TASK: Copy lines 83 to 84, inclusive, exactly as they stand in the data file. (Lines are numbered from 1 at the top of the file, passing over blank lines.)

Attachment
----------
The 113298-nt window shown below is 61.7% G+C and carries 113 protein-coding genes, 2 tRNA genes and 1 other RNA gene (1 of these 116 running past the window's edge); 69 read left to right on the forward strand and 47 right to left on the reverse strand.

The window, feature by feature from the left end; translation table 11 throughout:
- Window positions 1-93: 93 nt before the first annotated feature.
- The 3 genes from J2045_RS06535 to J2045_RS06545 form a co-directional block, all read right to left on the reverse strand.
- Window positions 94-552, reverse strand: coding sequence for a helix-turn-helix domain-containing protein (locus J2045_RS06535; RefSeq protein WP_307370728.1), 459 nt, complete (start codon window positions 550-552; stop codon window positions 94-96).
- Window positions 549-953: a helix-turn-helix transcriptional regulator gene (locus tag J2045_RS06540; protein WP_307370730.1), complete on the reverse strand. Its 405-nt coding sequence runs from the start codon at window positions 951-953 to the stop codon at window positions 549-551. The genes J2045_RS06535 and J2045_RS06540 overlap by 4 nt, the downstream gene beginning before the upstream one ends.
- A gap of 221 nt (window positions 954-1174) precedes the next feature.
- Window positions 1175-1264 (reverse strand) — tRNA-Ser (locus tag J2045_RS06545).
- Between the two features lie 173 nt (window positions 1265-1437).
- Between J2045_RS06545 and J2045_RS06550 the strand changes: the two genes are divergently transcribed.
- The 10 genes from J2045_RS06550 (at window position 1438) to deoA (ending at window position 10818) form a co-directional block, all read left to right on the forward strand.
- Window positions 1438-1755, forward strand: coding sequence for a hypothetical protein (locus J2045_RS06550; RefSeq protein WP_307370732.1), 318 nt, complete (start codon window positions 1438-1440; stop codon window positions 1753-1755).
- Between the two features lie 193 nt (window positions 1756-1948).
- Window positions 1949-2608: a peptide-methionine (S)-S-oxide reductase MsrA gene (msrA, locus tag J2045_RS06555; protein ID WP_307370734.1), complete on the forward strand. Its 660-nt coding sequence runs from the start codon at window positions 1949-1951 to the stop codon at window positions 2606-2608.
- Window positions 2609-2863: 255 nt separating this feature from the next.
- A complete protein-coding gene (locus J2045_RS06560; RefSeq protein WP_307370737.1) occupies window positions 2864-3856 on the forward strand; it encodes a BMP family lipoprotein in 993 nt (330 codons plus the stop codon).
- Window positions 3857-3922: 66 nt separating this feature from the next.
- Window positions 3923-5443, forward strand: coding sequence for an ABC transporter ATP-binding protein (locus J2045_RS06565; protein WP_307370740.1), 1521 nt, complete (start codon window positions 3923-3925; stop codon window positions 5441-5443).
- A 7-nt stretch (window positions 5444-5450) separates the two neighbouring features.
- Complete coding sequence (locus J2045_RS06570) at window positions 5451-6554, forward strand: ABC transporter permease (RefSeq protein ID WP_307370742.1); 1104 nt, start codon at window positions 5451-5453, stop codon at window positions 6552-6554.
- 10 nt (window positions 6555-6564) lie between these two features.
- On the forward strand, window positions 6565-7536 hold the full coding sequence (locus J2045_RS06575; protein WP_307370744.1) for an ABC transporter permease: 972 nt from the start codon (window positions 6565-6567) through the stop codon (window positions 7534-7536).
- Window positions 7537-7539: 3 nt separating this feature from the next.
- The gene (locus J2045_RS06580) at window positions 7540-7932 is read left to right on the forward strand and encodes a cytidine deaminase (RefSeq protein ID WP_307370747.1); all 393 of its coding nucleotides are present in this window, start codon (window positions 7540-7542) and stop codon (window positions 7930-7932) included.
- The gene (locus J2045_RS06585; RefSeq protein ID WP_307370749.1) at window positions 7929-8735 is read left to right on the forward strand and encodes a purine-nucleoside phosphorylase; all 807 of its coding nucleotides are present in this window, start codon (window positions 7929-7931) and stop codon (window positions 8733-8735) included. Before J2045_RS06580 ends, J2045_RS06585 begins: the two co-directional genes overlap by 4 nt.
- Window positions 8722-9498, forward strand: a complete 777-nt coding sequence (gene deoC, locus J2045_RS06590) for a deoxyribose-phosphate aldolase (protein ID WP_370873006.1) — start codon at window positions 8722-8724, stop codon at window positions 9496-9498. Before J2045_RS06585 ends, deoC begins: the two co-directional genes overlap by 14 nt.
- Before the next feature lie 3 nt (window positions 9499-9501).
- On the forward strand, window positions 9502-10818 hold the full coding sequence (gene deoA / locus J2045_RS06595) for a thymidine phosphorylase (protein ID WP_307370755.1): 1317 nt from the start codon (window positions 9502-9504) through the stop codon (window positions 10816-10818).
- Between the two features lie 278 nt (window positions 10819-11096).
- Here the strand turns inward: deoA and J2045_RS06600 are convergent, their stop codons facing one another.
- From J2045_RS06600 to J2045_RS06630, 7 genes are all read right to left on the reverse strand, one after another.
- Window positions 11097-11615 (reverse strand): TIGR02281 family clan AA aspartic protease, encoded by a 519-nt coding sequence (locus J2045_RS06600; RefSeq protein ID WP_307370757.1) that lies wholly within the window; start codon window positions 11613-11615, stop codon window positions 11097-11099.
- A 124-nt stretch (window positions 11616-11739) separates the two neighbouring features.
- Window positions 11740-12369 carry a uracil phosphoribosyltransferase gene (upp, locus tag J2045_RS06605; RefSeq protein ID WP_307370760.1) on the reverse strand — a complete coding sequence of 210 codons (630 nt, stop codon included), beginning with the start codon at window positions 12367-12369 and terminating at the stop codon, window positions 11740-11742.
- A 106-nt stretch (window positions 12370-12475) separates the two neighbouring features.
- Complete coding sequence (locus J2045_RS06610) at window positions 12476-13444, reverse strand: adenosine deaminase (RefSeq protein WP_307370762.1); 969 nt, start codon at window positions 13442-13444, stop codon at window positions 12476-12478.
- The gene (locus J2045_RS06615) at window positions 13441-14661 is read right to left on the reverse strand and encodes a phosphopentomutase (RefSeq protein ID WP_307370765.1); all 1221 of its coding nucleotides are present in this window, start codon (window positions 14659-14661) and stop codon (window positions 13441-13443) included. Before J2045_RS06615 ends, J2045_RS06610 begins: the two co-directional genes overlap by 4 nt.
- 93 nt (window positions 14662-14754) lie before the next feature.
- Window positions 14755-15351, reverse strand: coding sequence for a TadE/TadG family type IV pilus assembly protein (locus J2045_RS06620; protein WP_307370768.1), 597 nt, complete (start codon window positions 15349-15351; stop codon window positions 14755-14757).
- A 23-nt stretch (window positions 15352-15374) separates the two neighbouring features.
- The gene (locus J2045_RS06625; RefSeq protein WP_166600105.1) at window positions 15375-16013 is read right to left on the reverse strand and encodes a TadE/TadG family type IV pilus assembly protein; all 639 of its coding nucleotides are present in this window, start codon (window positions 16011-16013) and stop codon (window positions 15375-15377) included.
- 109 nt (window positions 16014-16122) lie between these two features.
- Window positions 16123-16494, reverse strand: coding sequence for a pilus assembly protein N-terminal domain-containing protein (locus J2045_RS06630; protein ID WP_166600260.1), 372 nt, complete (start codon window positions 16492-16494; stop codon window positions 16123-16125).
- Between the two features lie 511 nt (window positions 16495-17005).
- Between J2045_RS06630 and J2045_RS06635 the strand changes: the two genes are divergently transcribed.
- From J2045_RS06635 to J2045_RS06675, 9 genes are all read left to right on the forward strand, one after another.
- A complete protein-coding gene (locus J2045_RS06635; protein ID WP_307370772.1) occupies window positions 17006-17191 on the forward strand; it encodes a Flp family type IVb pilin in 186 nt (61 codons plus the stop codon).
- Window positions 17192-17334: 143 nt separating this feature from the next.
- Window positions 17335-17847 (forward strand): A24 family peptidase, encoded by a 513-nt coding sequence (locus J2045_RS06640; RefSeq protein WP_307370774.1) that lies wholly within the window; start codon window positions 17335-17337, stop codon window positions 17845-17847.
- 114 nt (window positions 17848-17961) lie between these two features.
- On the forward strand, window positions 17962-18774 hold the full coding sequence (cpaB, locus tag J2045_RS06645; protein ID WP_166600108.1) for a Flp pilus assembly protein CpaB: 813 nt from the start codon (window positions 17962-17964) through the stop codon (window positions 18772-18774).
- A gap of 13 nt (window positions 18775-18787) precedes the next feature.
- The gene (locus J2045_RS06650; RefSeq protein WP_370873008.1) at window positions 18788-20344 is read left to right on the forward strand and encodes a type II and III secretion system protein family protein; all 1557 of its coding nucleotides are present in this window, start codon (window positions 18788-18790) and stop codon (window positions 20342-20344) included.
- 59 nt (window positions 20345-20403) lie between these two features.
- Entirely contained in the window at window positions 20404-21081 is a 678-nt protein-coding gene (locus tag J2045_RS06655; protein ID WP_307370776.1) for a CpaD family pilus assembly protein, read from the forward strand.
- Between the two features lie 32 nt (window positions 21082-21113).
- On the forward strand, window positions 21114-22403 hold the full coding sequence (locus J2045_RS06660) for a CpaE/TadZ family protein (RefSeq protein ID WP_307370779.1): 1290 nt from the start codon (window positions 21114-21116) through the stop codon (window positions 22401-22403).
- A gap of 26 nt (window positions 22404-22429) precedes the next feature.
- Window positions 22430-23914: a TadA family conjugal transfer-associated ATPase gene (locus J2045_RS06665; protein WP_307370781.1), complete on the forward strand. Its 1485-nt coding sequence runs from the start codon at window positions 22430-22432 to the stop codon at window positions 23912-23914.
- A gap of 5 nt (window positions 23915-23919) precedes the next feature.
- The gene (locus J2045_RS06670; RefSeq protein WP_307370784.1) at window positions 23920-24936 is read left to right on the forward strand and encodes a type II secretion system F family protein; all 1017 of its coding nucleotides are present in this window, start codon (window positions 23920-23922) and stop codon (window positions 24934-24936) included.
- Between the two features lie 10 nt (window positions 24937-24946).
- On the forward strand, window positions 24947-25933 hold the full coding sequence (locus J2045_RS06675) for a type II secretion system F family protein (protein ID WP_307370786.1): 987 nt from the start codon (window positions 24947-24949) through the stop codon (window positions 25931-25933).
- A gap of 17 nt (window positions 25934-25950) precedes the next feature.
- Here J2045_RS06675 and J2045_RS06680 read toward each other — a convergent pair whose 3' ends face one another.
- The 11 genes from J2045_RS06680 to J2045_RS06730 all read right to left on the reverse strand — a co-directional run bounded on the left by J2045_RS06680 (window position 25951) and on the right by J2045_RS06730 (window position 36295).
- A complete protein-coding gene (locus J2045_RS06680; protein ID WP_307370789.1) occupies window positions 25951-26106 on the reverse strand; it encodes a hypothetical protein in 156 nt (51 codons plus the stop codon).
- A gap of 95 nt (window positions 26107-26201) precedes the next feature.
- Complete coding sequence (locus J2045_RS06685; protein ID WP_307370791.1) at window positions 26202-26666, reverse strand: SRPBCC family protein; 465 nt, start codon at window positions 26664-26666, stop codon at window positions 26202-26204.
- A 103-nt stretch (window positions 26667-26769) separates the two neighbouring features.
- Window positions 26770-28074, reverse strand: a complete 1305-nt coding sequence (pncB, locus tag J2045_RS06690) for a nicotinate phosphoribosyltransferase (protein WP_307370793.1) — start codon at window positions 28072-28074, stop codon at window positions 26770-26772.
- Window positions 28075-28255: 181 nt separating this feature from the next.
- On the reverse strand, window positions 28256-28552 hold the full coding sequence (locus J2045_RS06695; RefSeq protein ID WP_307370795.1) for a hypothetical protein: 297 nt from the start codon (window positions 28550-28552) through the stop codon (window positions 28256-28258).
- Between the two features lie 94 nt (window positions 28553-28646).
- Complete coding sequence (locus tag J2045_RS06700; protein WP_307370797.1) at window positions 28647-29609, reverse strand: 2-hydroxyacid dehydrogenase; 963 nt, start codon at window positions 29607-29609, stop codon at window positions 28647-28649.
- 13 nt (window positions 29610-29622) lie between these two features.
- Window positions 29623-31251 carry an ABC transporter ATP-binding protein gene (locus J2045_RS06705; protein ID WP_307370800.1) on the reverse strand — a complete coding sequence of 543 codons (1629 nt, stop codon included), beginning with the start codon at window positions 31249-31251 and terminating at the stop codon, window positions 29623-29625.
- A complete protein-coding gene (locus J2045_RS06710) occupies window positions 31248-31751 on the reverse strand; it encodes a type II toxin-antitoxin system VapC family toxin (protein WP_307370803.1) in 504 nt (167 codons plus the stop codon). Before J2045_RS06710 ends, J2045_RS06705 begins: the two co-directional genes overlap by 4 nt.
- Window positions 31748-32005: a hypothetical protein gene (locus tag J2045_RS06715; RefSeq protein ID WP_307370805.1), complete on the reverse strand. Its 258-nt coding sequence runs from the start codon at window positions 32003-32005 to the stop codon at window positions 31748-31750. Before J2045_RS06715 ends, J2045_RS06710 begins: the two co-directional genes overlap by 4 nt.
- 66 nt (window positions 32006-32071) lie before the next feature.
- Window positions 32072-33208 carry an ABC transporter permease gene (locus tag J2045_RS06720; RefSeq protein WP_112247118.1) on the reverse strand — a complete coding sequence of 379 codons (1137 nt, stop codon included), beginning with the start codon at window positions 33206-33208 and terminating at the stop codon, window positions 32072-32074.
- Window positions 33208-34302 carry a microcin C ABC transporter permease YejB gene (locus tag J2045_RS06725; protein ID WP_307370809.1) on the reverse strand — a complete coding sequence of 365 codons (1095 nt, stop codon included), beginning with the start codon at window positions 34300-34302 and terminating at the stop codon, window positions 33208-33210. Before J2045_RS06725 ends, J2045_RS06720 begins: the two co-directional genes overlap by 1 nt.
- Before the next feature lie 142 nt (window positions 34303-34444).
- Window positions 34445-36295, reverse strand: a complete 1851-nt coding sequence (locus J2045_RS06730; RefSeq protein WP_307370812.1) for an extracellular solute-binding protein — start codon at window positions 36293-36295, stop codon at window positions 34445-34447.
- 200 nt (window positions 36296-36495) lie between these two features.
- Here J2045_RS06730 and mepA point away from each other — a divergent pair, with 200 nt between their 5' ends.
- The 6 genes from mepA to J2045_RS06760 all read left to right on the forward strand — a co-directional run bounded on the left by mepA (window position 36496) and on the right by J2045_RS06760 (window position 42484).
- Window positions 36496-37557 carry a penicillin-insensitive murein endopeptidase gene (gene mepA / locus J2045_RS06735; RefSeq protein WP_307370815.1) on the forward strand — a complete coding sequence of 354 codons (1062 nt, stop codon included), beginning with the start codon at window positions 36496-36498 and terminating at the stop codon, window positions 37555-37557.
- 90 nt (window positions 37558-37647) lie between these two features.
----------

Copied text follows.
- Before the next feature lie 142 nt (window positions 34303-34444).
- Window positions 34445-36295, reverse strand: a complete 1851-nt coding sequence (locus J2045_RS06730; RefSeq protein WP_307370812.1) for an extracellular solute-binding protein — start codon at window positions 36293-36295, stop codon at window positions 34445-34447.